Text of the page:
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Home » Ep 5: How to Remove Bias From Your Hiring and Recruiting Process with Alison K. Dougherty

Ep 5: How to Remove Bias From Your Hiring and Recruiting Process with Alison K. Dougherty

Unchecked biases can negatively shape your company’s work culture. Not hiring and promoting a more diverse workforce could lead to a toxic work environment with high turnover that can ultimately impact your company’s bottom line.

Alison K DoughertyIn this podcast episode of Managing Well with Tonya Ladipo, we talk with HR practitioner Alison K. Dougherty, Ed.D about how to check for unconscious bias within the hiring and recruiting process.After the episode, download our worksheet for tips on how you can show up as a better people manager and leader in your organization.

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Reflection Questions:

  • What are the main reasons people leave our organization?
  • What are my organization’s long-term plans to retain and recruit diverse hires? Where do we currently post job openings?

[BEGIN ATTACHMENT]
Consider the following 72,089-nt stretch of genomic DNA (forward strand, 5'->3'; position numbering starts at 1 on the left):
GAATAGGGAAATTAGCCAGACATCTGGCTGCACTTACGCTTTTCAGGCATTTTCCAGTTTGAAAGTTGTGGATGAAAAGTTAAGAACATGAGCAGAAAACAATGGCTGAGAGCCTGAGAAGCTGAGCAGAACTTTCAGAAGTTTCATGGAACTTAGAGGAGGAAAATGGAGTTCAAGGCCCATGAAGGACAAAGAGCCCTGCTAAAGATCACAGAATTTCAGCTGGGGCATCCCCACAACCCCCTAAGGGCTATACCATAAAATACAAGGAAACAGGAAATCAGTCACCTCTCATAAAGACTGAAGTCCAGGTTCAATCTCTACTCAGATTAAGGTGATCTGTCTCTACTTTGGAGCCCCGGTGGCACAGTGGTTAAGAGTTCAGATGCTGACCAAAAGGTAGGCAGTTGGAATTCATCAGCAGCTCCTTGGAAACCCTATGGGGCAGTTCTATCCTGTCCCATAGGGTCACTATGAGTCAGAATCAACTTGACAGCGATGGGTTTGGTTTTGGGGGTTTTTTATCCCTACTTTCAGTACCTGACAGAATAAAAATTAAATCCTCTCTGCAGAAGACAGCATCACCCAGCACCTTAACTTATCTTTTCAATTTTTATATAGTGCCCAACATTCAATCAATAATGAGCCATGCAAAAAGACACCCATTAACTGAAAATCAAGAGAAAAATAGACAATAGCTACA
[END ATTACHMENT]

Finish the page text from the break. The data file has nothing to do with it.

• The lack of diversity in leadership could be a red flag for candidates. How do we discuss and address this with incoming candidates?

Action Items:

  • Create a recruitment plan to diversify staff. Consider starting a hiring committee to develop a strategy to attract a more diverse candidate pool for all positions, not only entry-level roles. Build relationships outside of your organization and network to find diverse candidates. Post jobs with affinity groups within your organization and local chambers of commerce.
  • Use inclusive and gender-neutral language in your job descriptions.
  • Be specific about the skills and experience required for the position. A focus on pedigree (e.g. degrees from prestigious institutions) rather than skillset can reduce the number of qualified candidates. Look at your role requirements and be realistic about what is needed to do the job.
  • Complete “stay” interviews with your team. Find out what your team likes and what they would change about the organization. Use this feedback as a roadmap on how to improve the workplace culture for new candidates.
  • Pay attention to indicators of problems. Review exit interview data for useful feedback to improve your organization’s culture. Though feedback may be hard to hear and receive it is an important part of changing what does not work and may even be causing harm.
  • Post salaries on job postings. This is one step in reducing bias (particularly gender and racial bias) by transparently offering the same salary to candidates based on their skills.

Additional Resources:


On the Managing Well podcast, host Tonya Ladipo talks wellness in the workplace with people leaders, mental health professionals, HR experts, and more. Click the link to subscribe to the podcast a